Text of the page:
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The whole purpose of NOTO was never about bringing another product line into the spotlight. The purpose has always been be on the ground together towards the representation, awareness, and change within our social systems. We believe that ALL BLACK LIVES MATTER ALWAYS. Supporting black focused organizations and BIPOC work has been something we have believed in since our inception. It's been at the core of what our work has been as a small company and social facing brand.  But we know we can do better, and we want to do better, and continue to push to do better, and more. I hope that this page is something we can offer to non black allies, to whom I also say tomyself as a white womxn: You must do more. You must do better.  Thank you to my beautiful community of black and brown friends who have given insight and have shown me ways to grow, despite It not being their responsibility or duty in any sense of the word. To those reading this, if you are able, help us grow this page together. Evolving It as we build on new resources to do the real work. Because I fully believe that the systemic racist system that America has been founded upon is not only cruel and unjust, but truly not sustainable. We have seen it over and over again. And will continue to see It, if we do not change our systems now. The people are speaking. The people demand justice.  The people will get justice.

As a queer female, first generation small business owner, caught in the capitalist system, it has always been at my core on creating a business model that not only focuses on wellness but also focusing on community, queer rights, and environmental issues.  Yes at times we offer a percentage of our sales to areas we believe in, because as a small business, that seems like one of the main ways we can pull in a bigger dollar than from what I can offer from my own pocket on my own. However, I do believe that going direct to the source is the best way to support. By putting the money right into the pockets of those who need it most.  Set aside buying your Deep Serum this month, use the olive oil you have in your kitchen instead, and put that money towards what really counts. To my white community ( including myself ): get out on the streets peacefully but with intention, get to the ballots and vote, educate yourself anti-racist materials, see a mental health counselor that can help you understand what has been ingrained either loudly or silently into your mind since birth, do the work, give your black and brown friends everything you can offer them, and if you find yourself without black friends, It might be time to reevaluate your bubble.  No more using the excuse of not knowing what to do or where to start. Let's work together.  Please email me directly if you would like to make adjustments or add to our list -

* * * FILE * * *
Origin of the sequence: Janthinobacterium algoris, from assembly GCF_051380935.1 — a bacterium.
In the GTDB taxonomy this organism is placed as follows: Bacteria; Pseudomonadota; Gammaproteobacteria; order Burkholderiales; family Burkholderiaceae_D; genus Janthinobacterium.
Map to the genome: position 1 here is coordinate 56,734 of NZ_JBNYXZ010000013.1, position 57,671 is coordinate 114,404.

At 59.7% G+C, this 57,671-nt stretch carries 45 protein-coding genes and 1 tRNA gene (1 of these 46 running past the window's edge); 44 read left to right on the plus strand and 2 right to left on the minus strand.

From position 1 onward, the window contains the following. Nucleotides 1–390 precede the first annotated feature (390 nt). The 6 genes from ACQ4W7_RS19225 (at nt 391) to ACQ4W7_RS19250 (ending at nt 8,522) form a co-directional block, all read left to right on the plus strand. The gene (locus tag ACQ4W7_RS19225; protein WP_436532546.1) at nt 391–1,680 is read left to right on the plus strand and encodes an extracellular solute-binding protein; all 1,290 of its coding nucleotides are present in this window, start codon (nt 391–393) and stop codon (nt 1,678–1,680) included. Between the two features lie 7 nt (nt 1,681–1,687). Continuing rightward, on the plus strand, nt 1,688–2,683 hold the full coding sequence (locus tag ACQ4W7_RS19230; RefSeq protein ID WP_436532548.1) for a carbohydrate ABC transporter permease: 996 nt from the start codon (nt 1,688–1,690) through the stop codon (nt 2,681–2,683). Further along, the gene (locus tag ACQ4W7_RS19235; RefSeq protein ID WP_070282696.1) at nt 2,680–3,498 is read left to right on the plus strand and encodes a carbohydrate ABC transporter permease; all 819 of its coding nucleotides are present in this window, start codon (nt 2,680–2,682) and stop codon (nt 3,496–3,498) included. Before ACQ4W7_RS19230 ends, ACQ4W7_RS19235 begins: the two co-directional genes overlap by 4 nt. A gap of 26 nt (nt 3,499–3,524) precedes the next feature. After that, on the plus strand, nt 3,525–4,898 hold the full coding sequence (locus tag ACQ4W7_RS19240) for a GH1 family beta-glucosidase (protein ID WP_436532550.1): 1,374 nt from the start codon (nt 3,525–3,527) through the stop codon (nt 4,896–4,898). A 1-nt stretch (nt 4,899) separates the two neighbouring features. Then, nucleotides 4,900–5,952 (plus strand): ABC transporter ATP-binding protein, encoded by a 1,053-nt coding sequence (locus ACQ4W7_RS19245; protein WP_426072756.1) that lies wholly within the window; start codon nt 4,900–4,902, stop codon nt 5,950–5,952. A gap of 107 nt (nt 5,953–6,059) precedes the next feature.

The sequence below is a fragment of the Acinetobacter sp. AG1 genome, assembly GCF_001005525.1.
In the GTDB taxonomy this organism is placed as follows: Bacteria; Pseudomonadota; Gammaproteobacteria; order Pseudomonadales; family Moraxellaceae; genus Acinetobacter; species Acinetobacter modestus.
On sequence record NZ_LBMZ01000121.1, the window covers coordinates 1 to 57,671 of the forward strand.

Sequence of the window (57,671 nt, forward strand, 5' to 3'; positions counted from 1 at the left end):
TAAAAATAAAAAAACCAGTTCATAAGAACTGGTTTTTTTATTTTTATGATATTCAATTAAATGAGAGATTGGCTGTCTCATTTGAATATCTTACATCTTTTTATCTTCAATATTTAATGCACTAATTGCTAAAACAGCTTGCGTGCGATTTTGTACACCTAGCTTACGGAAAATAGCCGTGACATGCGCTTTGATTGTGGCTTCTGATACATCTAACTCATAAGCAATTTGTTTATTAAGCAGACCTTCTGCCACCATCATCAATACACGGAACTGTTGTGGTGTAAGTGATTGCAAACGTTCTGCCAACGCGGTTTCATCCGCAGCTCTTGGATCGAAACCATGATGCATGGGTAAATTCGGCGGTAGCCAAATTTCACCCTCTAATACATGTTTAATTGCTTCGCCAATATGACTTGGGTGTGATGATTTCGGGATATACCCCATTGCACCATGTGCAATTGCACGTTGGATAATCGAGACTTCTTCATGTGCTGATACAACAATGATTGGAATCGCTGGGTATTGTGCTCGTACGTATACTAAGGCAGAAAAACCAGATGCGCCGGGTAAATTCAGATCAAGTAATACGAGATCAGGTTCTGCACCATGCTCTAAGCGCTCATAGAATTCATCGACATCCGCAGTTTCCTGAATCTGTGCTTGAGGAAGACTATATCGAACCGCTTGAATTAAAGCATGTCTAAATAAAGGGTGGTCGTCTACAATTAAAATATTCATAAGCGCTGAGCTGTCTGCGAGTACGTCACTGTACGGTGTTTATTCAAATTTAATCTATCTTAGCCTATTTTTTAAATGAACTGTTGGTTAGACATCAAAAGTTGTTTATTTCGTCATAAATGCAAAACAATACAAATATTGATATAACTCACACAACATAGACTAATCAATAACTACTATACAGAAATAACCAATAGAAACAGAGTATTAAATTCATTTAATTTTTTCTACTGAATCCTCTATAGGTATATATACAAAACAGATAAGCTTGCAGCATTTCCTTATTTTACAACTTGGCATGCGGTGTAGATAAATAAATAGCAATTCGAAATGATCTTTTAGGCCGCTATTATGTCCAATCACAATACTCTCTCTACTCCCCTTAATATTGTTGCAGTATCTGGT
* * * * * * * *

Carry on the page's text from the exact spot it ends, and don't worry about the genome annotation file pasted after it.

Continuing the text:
*******  - Signifies LGBTQIA+ Focus 




Here is a website dedication to

Hiring Black Female Creatives




Educate yourself and support Black owned Bookstores:

• A list of Black Owned Bookstores taken from Geraldine Chung of LCD's support page - words below are also by Geraldine, thank you Geraldine ! : 

  • The Lit Bar, a neighborhood bookstore in the Bronx, NY that has put together a reading list called, Dear White People, where you can pick up: 
    • White Fragility, by Robin DiAngelo
    • How to Be An Antiracist, by Ibram X. Kendi
    • Between The World And Me, by Ta-Nehisi Coates
    • The Fire Next Time, by James Baldwin
  • Semicolon Bookstore, a Black woman-owned bookshop and gallery in Chicago, IL whose Staff Picks include:
    • The New Jim Crow, by Michelle Alexander
    • Invisible Man, by Ralph Ellison
    • Their Eyes Were Watching God, by Zora Neale Hurston
  • Mahogany Books, a Philadelphia-based bookstore specializing in books written for, by or about people of the African Diaspora
    • The Bluest Eye, by Toni Morrison
    • How We Get Free, edited by Keeanga-Yamahtta Taylor
  • Uncle Bobbie's, another Philly-based bookstore
  • LA's very own Underground Museum has an incredible library and bookshop that is near and dear to my heart. Please support them in any way you can right now.
  • When They Call You A Terrorist, by Patrisse Khan-Cullors and Asha Bandele
  • Let The Children March, by Monica Clark-Robinson
    •  Ashay By the Bay - a children's bookstore in Vallejo, CA specializing in African-American and multicultural books for kids
      • Corinne Shutack has put together an amazing list on Medium called 75 Things White People Can Do for Racial Injustice. Read it when you feel at a loss for what you can do to help.


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